Types Of Valve Used In Industries and Plumbing
There are a large variety of valves and valve configurations to suit all services and conditions; different uses (on/off, control), different fluids (liquid, gas etc; combustible, toxic, corrosive etc) different materials and different pressure and temperature conditions. Valves are for starting or stopping flow, regulating or throttling flow, preventing back flow or relieving and regulating pressure in fluid or gaseous handling applications.
Common valve types include:
Ball,Butterfly,Check, Diaphragm, Gate, Globe, Knife Gate, Parallel Slide, Pinch, Piston, Plug, Sluice, etc.
The following types of valves are used in a variety of applications, these descriptions may provide a basic guideline in the selection of valves.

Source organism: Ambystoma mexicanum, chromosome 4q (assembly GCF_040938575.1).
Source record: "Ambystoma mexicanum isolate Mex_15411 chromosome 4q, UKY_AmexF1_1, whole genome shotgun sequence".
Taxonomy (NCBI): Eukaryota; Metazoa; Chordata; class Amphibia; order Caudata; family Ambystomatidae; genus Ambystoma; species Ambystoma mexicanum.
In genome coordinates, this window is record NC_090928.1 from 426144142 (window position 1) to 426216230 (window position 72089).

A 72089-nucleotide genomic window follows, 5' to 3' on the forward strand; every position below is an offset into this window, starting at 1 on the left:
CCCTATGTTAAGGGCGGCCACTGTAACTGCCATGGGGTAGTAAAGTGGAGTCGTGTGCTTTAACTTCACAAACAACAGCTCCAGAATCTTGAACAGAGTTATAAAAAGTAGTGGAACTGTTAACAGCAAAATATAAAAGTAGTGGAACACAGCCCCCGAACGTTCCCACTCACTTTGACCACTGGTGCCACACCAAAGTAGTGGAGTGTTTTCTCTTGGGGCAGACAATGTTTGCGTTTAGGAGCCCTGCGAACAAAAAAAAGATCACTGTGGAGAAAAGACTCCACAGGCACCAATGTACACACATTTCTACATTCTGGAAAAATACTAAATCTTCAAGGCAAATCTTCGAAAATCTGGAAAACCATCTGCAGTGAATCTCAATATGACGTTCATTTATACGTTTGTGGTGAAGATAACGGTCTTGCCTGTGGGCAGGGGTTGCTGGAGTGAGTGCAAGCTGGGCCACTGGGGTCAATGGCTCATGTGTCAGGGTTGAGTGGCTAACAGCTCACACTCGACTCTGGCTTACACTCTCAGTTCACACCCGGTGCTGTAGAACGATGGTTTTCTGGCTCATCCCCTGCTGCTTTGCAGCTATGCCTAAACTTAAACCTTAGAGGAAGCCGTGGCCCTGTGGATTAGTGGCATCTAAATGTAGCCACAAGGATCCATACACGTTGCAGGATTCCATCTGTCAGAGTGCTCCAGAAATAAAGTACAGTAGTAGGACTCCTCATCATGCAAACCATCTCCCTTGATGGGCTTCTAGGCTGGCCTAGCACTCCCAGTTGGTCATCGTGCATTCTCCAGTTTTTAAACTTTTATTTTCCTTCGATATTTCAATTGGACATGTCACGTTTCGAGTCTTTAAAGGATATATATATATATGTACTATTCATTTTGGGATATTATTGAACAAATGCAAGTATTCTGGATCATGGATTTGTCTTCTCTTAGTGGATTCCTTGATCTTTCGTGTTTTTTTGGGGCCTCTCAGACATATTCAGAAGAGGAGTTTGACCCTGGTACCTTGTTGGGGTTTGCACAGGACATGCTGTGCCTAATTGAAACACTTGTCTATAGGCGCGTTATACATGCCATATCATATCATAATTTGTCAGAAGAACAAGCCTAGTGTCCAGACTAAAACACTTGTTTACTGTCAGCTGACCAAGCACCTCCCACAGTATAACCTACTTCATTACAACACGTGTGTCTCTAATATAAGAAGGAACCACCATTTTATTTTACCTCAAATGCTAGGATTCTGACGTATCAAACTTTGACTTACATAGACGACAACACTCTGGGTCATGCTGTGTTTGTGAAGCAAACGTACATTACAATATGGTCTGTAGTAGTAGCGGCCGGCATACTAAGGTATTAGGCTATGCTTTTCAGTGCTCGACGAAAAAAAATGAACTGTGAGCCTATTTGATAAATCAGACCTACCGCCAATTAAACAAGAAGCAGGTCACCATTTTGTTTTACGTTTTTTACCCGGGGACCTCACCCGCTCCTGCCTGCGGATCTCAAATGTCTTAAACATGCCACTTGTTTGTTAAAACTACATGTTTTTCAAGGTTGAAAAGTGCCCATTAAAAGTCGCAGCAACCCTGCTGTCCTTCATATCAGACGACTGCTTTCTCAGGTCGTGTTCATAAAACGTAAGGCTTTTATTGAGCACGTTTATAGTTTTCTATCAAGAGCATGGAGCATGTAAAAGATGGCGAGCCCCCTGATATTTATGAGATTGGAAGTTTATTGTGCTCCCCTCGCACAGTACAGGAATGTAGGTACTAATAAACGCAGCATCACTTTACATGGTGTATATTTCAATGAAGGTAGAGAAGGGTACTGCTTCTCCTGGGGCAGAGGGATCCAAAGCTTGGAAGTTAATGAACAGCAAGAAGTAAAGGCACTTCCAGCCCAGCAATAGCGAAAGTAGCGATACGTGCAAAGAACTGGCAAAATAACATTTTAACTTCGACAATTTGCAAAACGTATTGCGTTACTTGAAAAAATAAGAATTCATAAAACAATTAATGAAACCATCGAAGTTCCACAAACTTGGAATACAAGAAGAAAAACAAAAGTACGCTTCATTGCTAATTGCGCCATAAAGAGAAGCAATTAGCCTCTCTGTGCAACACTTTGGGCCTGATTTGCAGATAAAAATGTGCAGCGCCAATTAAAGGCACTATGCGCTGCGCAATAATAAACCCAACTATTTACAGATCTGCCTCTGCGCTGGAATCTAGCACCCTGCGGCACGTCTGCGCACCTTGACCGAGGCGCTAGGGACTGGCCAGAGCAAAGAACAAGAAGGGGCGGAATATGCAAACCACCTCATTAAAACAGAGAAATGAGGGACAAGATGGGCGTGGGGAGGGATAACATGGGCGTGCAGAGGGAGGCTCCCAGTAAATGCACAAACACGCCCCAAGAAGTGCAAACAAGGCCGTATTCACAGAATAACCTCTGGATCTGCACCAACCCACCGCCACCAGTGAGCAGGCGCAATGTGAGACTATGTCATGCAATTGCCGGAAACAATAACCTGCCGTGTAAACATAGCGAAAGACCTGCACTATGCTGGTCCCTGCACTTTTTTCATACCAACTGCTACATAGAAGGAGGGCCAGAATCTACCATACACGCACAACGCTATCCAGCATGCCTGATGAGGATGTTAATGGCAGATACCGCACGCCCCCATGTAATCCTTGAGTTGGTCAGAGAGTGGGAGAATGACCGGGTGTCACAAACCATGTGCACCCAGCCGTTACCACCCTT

Because of their excellent operating characteristics, ball valves are used for the broadest spectrum of isolation applications and are available in a wide range of sizes and materials and are available in full fl ow and full through conduit.
Advantages – quick acting, straight through fl ow in either direction, low pressure drop, bubble tight shut off & operating torque, easily actuated.
Disadvantages – temperature limitiations on seating material, long “relative” face to face dimension.
The butterfly valve derives its name from the wing-like action of the disc which operates at right angles to the fl ow. It’s main advantage is a seating surface which is not critical. It is designed for fl ow isolation. The disc impinges against a resilient liner to provide bubble tightness with low operating torque. Compact and with a simple construction, butterfly valves facilitate easy pipe arrangement. Due to disc, they have slightly reduced fl ow characteristics.